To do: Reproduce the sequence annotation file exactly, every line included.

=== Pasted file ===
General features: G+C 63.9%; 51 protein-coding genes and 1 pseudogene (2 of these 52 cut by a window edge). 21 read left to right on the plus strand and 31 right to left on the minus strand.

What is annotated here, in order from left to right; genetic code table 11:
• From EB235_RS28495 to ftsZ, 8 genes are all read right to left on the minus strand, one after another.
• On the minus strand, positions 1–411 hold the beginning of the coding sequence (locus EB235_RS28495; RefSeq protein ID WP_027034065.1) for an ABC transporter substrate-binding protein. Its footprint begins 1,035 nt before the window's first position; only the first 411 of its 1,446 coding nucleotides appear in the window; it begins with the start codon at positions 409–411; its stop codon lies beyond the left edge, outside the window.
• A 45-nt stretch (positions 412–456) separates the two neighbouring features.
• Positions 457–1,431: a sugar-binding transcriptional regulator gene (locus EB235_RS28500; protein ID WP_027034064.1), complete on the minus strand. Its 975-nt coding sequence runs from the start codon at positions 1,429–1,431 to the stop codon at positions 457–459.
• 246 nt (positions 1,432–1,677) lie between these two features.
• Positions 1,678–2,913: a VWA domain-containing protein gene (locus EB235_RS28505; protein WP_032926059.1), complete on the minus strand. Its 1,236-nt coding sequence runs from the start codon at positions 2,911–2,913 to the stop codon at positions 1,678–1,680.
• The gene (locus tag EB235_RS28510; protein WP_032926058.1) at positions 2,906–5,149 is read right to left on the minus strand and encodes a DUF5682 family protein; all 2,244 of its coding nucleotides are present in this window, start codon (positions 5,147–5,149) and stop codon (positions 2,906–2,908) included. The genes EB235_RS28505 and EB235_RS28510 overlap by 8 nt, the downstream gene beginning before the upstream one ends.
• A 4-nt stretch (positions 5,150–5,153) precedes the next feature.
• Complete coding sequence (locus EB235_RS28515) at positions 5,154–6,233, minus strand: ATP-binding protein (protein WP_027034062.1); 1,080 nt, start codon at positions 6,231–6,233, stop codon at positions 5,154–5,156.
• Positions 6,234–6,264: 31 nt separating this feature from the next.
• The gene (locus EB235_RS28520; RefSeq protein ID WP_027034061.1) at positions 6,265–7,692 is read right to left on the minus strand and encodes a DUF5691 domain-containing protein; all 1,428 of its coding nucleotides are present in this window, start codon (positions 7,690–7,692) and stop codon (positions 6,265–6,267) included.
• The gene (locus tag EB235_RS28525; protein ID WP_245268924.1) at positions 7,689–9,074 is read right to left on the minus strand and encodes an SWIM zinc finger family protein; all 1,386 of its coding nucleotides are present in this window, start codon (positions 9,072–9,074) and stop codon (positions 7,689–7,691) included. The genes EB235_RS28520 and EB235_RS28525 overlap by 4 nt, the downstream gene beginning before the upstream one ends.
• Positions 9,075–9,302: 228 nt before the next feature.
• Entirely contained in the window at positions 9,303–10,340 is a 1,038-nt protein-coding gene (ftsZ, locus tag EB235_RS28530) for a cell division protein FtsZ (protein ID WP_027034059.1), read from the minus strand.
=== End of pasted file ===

General features: G+C 63.9%; 51 protein-coding genes and 1 pseudogene (2 of these 52 cut by a window edge). 21 read left to right on the plus strand and 31 right to left on the minus strand.

What is annotated here, in order from left to right; genetic code table 11:
• From EB235_RS28495 to ftsZ, 8 genes are all read right to left on the minus strand, one after another.
• On the minus strand, positions 1–411 hold the beginning of the coding sequence (locus EB235_RS28495; RefSeq protein ID WP_027034065.1) for an ABC transporter substrate-binding protein. Its footprint begins 1,035 nt before the window's first position; only the first 411 of its 1,446 coding nucleotides appear in the window; it begins with the start codon at positions 409–411; its stop codon lies beyond the left edge, outside the window.
• A 45-nt stretch (positions 412–456) separates the two neighbouring features.
• Positions 457–1,431: a sugar-binding transcriptional regulator gene (locus EB235_RS28500; protein ID WP_027034064.1), complete on the minus strand. Its 975-nt coding sequence runs from the start codon at positions 1,429–1,431 to the stop codon at positions 457–459.
• 246 nt (positions 1,432–1,677) lie between these two features.
• Positions 1,678–2,913: a VWA domain-containing protein gene (locus EB235_RS28505; protein WP_032926059.1), complete on the minus strand. Its 1,236-nt coding sequence runs from the start codon at positions 2,911–2,913 to the stop codon at positions 1,678–1,680.
• The gene (locus tag EB235_RS28510; protein WP_032926058.1) at positions 2,906–5,149 is read right to left on the minus strand and encodes a DUF5682 family protein; all 2,244 of its coding nucleotides are present in this window, start codon (positions 5,147–5,149) and stop codon (positions 2,906–2,908) included. The genes EB235_RS28505 and EB235_RS28510 overlap by 8 nt, the downstream gene beginning before the upstream one ends.
• A 4-nt stretch (positions 5,150–5,153) precedes the next feature.
• Complete coding sequence (locus EB235_RS28515) at positions 5,154–6,233, minus strand: ATP-binding protein (protein WP_027034062.1); 1,080 nt, start codon at positions 6,231–6,233, stop codon at positions 5,154–5,156.
• Positions 6,234–6,264: 31 nt separating this feature from the next.
• The gene (locus EB235_RS28520; RefSeq protein ID WP_027034061.1) at positions 6,265–7,692 is read right to left on the minus strand and encodes a DUF5691 domain-containing protein; all 1,428 of its coding nucleotides are present in this window, start codon (positions 7,690–7,692) and stop codon (positions 6,265–6,267) included.
• The gene (locus tag EB235_RS28525; protein ID WP_245268924.1) at positions 7,689–9,074 is read right to left on the minus strand and encodes an SWIM zinc finger family protein; all 1,386 of its coding nucleotides are present in this window, start codon (positions 9,072–9,074) and stop codon (positions 7,689–7,691) included. The genes EB235_RS28520 and EB235_RS28525 overlap by 4 nt, the downstream gene beginning before the upstream one ends.
• Positions 9,075–9,302: 228 nt before the next feature.
• Entirely contained in the window at positions 9,303–10,340 is a 1,038-nt protein-coding gene (ftsZ, locus tag EB235_RS28530) for a cell division protein FtsZ (protein ID WP_027034059.1), read from the minus strand.